The complex numbers together with infinity form a sphere called

the Riemann sphere. The 6 simplest numbers on this sphere lie at points we could call the north pole, the south pole, the east pole, the west pole, the front pole and the back pole. They’re the corners of an octahedron!

On the Earth, I’d say the “front pole” is where the prime meridian meets the equator at 0°N 0°E. It’s called Null Island, but there’s no island there—just a buoy. Here it is:

Where’s the back pole, the east pole and the west pole? I’ll leave two of these as puzzles, but I discovered that in Singapore I’m fairly close to the east pole:

If you think of the octahedron’s corners as the quaternions you can look for unit quaternions such that whenever is one of these corners, so is . There are 48 of these! They form a group called the binary octahedral group.

By how we set it up, the binary octahedral group acts as rotational symmetries of the octahedron: any transformation sending to is a rotation. But this group is a double cover of the octahedron’s rotational symmetry group! That is, pairs of elements of the binary octahedral group describe the same rotation of the octahedron.

If we go back and think of the Earth’s 6 poles as points on the Riemann sphere instead of , we can think of the binary octahedral group as a subgroup of ), since this acts as conformal transformations of the Riemann sphere!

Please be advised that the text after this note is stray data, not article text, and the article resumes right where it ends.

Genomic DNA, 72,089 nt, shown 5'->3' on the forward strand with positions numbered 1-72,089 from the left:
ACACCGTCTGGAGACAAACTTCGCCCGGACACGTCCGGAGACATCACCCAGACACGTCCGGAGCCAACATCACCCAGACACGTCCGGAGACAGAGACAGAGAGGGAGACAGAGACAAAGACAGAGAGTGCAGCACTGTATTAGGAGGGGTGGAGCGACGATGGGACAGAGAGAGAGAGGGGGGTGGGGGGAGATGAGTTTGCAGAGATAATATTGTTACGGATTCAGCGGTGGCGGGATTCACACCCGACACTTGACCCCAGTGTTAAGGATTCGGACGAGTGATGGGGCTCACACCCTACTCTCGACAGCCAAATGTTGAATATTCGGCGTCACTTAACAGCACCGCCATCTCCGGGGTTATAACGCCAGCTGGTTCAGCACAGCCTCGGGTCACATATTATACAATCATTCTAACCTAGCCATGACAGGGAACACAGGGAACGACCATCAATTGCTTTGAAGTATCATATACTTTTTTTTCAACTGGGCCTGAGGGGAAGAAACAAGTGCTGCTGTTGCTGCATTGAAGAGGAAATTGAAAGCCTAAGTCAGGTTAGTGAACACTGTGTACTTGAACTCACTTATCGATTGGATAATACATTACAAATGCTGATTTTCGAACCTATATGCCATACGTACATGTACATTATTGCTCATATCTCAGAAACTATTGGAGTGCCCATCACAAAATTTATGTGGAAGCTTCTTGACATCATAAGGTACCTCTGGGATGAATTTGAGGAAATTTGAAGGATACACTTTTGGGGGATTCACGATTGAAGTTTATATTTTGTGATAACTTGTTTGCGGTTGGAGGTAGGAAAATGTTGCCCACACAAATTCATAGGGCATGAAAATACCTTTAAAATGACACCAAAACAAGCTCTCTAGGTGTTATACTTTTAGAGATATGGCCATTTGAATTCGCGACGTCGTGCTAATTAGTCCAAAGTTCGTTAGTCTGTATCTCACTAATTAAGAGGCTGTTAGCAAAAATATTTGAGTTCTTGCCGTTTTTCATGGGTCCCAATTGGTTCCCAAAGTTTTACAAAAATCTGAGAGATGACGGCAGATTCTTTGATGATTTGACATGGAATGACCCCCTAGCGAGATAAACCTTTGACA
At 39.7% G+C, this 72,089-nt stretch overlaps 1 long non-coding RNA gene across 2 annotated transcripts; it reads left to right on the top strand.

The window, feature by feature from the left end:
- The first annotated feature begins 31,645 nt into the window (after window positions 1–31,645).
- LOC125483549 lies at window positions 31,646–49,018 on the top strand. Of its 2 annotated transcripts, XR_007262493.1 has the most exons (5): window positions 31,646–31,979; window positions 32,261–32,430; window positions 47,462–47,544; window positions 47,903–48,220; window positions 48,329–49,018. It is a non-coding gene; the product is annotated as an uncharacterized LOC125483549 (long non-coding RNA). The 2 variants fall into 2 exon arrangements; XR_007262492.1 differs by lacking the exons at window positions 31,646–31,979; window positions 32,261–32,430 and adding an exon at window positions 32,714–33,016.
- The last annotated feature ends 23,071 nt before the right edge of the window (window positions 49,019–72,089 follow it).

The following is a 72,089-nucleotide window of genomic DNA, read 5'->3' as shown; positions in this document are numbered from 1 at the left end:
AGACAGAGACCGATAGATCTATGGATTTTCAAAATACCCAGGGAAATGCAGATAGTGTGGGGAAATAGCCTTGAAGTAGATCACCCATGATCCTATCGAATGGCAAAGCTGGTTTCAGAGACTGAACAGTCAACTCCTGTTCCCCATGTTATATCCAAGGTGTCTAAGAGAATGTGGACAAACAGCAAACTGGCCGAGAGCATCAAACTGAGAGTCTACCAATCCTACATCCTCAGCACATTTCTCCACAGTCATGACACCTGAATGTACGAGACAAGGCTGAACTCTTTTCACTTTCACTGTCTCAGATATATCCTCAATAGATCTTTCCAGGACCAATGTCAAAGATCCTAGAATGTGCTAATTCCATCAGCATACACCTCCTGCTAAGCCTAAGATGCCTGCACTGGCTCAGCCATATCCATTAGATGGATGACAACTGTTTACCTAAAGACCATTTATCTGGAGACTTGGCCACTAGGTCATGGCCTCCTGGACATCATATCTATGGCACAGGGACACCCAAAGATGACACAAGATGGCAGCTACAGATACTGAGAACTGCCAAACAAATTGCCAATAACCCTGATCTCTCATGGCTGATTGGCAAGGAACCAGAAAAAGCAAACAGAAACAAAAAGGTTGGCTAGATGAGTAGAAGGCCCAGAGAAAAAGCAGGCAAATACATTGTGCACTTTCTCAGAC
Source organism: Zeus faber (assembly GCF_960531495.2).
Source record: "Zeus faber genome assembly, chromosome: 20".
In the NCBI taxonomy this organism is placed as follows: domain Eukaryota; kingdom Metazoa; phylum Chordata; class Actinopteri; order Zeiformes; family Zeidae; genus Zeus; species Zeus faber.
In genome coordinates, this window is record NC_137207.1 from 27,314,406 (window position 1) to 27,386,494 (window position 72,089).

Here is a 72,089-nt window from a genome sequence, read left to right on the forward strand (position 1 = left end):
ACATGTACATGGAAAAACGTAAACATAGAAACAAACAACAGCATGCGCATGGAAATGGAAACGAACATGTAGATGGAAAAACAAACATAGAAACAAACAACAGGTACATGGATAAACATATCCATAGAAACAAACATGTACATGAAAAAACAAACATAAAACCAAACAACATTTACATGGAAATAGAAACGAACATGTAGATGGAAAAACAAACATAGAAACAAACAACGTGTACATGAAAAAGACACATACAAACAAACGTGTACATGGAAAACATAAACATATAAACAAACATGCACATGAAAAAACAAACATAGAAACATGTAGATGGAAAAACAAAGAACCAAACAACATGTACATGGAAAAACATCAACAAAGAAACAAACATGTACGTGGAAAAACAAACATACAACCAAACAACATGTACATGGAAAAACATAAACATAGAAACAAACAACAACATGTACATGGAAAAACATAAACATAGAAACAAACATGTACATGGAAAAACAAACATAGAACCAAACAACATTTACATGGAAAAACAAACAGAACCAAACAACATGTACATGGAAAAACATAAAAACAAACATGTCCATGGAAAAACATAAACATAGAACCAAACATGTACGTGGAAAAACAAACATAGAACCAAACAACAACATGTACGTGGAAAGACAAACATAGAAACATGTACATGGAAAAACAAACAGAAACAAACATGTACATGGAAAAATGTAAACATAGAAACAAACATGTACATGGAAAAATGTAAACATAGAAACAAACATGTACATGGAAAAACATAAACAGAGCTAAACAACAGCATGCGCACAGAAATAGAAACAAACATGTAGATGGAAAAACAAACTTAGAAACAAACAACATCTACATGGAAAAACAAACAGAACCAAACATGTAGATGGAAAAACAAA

If we do this, the binary octahedral group becomes a subgroup of , the double cover of the rotation group—which is isomorphic to the group of unit quaternions. So it all hangs together.

It’s fun to actually see the unit quaternions in the binary octahedral group. First we have 8 that form the corners of a cross-polytope (the 4d analogue of an octahedron):

These form a group on their own, called the quaternion group. Then we have 16 that form the corners of a hypercube (the 4d analogue of a cube, also called a tesseract or 4-cube):

These don’t form a group, but if we take them together with the 8 previous ones we get a 24-element subgroup of the unit quaternions called the binary tetrahedral group. They’re also the vertices of a 24-cell, which is yet another highly symmetrical shape in 4 dimensions (a 4-dimensional regular polytope that doesn’t have a 3d analogue).

That accounts for *half* the quaternions in the binary octahedral group! Here are the other 24:

These form the vertices of another 24-cell!

The first 24 quaternions, those in the binary tetrahedral group, give rotations that preserve each one of the two tetrahedra that you can fit around an octahedron like this:

while the second 24 switch these tetrahedra.

The 6 elements

describe 180° rotations around the octahedron’s 3 axes, the 16 elements

describe 120° clockwise rotations of the octahedron’s 8 triangles, the 12 elements

describe 90° clockwise rotations holding fixed one of the octahedron’s 6 vertices, and the 12 elements

describe 180° clockwise rotations of the octahedron’s 6 opposite pairs of edges.

Finally, the two elements

do nothing!

So, we can have a lot of fun with the idea that a sphere has 6 poles.